February 16, 2017

A skeletal sketch from 1774. Credit: Wood: The Full Skeleton, Clavicle / The New York Public Library Digital Collection

Winter can be the hardest time of the year to stay in shape: The cold keeps us inside, warm and sedentary. But now that the holidays have passed, many Americans are looking to lose a few pounds in preparation for beach weather. 

It’s a perfect time to focus in on our country’s growing obesity problem -- what’s caused it and what we can do about it.

On this week’s show, we talk with two experts about the country’s high obesity rates. According to the CDC, about 36 percent of adults are obese, but Dr. Dariush Mozaffarian - Dean of the Tufts Friedman School of Nutrition Science and Policy - says that may be more a consequence of what we eat than how much we exercise. Dr. Bruce Lee - Director of the Global Obesity Prevention Center at Johns Hopkins - believes the government should intervene with policies designed to change our eating habits.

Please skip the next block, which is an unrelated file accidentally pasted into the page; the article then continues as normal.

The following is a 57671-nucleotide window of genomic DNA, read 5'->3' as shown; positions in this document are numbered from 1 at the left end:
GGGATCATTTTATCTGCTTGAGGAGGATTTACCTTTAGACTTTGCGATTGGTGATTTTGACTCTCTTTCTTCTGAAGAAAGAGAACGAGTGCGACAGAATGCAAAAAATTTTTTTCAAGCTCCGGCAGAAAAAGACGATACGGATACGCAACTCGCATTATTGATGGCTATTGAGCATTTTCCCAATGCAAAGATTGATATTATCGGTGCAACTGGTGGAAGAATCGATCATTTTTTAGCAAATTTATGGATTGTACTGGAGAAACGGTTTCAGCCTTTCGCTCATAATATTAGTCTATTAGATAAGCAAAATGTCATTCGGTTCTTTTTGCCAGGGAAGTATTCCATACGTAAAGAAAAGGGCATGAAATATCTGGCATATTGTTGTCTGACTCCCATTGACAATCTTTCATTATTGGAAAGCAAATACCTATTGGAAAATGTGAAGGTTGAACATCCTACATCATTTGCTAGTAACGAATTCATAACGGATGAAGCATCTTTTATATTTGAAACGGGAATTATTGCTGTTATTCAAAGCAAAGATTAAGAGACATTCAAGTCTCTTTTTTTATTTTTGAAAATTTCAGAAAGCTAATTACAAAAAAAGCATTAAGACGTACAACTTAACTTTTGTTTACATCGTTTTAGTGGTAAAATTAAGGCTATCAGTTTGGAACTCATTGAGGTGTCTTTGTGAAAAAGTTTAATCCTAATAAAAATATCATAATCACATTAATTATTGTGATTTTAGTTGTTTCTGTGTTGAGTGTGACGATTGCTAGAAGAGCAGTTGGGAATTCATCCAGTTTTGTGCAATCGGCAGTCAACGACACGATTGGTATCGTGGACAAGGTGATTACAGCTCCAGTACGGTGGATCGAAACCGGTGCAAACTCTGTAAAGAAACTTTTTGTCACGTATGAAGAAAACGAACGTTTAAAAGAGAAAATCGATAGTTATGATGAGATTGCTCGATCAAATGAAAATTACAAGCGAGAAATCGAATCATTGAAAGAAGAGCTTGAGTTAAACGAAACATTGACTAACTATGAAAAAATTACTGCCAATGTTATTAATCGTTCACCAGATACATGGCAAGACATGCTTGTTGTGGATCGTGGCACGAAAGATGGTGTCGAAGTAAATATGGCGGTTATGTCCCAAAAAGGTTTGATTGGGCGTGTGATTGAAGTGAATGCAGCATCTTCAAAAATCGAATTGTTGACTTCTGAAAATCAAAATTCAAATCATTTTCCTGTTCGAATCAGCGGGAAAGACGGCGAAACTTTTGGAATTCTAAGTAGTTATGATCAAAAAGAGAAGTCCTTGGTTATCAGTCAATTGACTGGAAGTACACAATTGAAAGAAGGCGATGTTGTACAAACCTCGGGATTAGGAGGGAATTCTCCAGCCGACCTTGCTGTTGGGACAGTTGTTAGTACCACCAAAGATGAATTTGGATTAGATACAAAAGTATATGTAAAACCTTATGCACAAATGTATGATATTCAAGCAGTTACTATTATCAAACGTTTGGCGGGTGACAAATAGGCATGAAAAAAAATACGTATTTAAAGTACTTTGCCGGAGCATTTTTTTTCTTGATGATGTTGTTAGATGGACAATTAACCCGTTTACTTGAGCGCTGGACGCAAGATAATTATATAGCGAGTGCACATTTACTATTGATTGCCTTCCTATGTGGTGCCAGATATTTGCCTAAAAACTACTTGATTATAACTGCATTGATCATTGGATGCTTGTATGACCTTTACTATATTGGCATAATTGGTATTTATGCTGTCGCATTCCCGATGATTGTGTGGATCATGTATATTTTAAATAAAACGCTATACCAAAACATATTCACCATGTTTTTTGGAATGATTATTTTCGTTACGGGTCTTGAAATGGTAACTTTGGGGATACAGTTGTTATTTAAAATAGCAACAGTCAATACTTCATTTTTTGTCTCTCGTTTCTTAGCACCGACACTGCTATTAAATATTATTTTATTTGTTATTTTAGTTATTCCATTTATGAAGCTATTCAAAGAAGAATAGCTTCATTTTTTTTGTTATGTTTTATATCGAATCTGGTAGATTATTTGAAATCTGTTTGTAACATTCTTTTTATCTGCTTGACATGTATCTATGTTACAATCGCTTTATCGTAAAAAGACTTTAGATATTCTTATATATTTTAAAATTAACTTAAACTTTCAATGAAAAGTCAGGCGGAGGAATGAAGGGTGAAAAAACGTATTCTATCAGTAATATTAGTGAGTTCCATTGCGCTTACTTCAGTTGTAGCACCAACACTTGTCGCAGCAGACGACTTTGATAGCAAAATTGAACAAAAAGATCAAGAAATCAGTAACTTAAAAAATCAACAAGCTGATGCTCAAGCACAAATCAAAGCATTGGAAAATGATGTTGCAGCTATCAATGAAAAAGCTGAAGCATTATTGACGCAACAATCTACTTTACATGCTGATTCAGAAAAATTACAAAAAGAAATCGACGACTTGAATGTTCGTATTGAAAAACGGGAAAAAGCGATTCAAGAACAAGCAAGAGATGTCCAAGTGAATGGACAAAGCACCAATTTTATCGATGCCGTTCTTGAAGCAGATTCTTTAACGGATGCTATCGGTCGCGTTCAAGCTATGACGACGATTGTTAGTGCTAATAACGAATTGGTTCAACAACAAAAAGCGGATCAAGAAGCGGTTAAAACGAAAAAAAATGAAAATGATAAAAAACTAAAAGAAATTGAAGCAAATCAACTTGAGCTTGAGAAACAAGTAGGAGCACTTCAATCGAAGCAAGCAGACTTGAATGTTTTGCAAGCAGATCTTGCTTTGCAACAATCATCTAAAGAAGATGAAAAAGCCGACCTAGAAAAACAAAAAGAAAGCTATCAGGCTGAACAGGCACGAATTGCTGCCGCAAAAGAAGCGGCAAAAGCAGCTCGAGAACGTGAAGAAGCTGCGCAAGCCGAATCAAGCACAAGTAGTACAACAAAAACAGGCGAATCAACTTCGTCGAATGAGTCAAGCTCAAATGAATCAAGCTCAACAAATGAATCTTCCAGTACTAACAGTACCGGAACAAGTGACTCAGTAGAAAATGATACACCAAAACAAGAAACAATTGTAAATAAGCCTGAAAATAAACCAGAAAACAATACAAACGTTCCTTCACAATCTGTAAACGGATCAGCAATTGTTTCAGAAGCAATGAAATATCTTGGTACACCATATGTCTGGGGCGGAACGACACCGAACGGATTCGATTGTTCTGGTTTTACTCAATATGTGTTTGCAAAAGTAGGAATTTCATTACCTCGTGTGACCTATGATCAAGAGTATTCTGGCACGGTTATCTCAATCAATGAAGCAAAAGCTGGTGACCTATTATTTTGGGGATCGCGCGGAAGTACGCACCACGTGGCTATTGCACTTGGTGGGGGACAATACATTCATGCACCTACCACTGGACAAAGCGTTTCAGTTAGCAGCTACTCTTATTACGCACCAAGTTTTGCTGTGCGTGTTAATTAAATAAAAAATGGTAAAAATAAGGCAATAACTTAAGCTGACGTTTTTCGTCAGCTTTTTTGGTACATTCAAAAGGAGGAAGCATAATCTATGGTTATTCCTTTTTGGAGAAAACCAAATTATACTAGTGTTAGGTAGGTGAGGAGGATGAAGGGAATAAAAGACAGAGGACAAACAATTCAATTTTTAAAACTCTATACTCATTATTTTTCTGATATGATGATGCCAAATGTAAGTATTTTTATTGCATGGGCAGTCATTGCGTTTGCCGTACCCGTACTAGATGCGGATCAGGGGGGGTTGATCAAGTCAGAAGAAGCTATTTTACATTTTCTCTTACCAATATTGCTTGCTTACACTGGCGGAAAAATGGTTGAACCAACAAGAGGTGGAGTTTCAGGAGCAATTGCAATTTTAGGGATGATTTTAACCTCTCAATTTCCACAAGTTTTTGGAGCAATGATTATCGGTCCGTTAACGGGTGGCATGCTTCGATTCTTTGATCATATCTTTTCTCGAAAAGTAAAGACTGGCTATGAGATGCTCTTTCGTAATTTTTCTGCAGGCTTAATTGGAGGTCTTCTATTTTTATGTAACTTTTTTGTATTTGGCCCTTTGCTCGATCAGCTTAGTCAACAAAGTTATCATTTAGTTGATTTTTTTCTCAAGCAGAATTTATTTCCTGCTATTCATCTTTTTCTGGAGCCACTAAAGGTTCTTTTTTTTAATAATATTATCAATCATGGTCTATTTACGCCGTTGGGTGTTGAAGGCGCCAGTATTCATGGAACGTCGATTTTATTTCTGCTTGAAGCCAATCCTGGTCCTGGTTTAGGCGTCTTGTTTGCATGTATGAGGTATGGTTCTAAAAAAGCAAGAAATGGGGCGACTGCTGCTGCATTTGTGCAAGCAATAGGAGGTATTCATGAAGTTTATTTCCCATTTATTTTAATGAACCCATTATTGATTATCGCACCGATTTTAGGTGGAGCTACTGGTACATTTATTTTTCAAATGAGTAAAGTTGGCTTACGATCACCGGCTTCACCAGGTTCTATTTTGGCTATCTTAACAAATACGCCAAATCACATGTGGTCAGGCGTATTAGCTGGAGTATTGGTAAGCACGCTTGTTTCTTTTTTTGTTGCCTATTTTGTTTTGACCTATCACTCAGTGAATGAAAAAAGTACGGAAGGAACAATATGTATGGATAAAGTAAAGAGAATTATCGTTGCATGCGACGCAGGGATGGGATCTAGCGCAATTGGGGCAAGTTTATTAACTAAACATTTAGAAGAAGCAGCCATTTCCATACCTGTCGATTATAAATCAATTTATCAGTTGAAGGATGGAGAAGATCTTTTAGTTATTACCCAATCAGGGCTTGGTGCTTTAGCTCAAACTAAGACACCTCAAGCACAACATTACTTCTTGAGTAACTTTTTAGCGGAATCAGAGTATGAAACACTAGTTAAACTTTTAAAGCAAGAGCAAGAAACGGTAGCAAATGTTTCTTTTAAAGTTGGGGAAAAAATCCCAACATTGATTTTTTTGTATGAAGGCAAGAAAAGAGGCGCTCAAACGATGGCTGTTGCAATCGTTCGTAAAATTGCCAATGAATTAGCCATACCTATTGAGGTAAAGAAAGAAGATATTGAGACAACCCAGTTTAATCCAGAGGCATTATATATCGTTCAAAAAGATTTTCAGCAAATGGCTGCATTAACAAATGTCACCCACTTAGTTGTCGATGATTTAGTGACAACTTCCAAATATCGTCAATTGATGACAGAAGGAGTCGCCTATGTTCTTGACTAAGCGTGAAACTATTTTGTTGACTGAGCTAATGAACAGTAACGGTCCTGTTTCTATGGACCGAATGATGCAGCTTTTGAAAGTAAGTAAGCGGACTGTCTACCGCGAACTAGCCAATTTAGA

Then, from McDonald’s to White Castle to Taco Bell, we’ll take a look at the many options for a quick, cheap bite, and try to understand our country’s fascination with fast food. Andrew Smith, a professor of food studies at the New School University in New York, tells us that fast food was created to fill a need for places to eat as more Americans began moving away from farms and into cities and suburbs.

Smith also says that newer fast food restaurants may be charting a different sort of path, offering healthier, more culturally diverse options.

Next up, Hector was a particularly enterprising teenager. In 1914, at the age of sixteen, he hopped from Ellis Island straight to the kitchens at the Plaza and the Ritz in New York. He moved west out to Cleveland and opened one of the first fancy Italian restaurants in Ohio. In the 1920s, he started selling prepackaged food, churning out more than 250,000 cans of food a day. Check out the segment below to learn more about Hector’s historic innovation.

Finally, our genes can tell us a lot about ourselves - like whether we have a propensity towards obesity. Carl Zimmer, a science writer and columnist for The New York Times, shares with us what he learned from studying his own genome.

carl zimmer, Dariush Mozaffarian, Bruce Lee, Body & Mind, Andrew Smith, Sci & Tech

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